Many of the professional entertainers performing in the New Year Gala come from the ranks of the People's Liberation Army (PLA). This stems from a directive by Mao Zedong himself, when soldiers from the PLA scoured the countryside to gather folk songs during China's civil war during the 1930s. These tunes were re-written with lyrics outlining Communist goals for the country and urging the people to follow the Communist Party leadership. The 1939 Chinese film, Yellow Earth, available on YouTube, revolves around characters caught up on this initiative.
This artistic policy still holds true in the case of the annual New Year Gala. And there are lessons we can learn here as well. Today, some of China's most beloved and recognizable entertainers are members of the PLA. In fact, China's current First Lady, Peng Liyuan, holds the rank of Dean of the People's Liberation Army Art Academy, a civilian rank equivalent to a major general. Even Wikipedia describes Peng Liyuan as "a renowned Chinese contemporary folk singer and performing artist" before mentioning her role as China's First Lady.
And before Xi Jinping rose to national prominence, most Chinese recognized Peng Liyuan from her singing-dancing performances that were featured on Chinese television and film. As China's First Lady, she is a distinct departure from the drab political wives of yore. She is also the personification of Chinese political and economic aims: a prosperous China in which all regions and people enjoy internal stability, rising economic expectations and unquestionable nationalism.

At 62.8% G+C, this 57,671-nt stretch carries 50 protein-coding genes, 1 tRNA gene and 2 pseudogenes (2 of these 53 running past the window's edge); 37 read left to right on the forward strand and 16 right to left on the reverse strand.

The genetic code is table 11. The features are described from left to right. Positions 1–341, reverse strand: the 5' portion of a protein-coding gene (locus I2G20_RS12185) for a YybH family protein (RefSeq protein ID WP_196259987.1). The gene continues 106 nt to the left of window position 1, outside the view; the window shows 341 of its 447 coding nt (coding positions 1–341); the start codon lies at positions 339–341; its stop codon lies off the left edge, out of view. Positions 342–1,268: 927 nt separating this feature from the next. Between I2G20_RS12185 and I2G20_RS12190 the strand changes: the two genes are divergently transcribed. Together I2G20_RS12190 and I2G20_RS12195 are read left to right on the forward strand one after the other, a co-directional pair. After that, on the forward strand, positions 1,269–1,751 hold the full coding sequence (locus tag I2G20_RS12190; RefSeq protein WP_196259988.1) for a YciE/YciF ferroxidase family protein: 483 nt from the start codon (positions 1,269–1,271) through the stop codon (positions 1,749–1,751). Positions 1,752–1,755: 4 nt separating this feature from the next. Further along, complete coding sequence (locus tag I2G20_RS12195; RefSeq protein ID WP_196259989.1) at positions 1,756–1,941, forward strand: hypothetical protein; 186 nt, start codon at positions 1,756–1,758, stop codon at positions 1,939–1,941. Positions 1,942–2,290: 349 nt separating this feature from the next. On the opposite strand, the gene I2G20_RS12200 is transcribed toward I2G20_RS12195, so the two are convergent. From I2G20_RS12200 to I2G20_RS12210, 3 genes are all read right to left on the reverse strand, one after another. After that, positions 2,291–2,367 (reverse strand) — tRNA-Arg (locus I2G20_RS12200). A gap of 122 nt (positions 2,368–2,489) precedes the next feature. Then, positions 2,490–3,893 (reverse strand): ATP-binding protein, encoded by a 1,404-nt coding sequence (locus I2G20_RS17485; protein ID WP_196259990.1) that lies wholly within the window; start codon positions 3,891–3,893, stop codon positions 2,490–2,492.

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YouTube features clips of Peng Liyuan performing in a variety of routines, often backed by the vigorous participation of dozens of identically-dressed young women from the PLA. They are often wearing the ethnic dress of one of China's 54 recognized minorities. The applause during the New Year Gala is usually greatest for the performers of ethnic song and dance numbers, including Tibetans and Uyghurs.
Peng Liyuan holds an MA degree in traditional ethnic music to add that authentic touch to her performances. These performances are both entertainment and part of a campaign of national unity. China's minority people live mostly in the poor and mountainous regions on the borderlands of the country. These performances help the Chinese government project a unified image, crossing and obliterating regional and ethnic lines.
Practitioners of Chinese astrology predict stabilizing political and economic situations, and improving quality of life for most people during the Year of the Sheep. So, this Spring Festival, those planning to do business in China should tune in to the CCTV New Year Gala. You will be joining the world's largest audience. Enjoy the fireworks and dancing girls, but keep your eyes on the underlying information and messages about China. You won't need subtitles.
The CCTV New Year Gala can be watched on the cntv.cn website. Here, you'll find clips from past galas and English-language discussions. Watching these will allow you to form your own opinions about China, its people and our shared future with this rising superpower.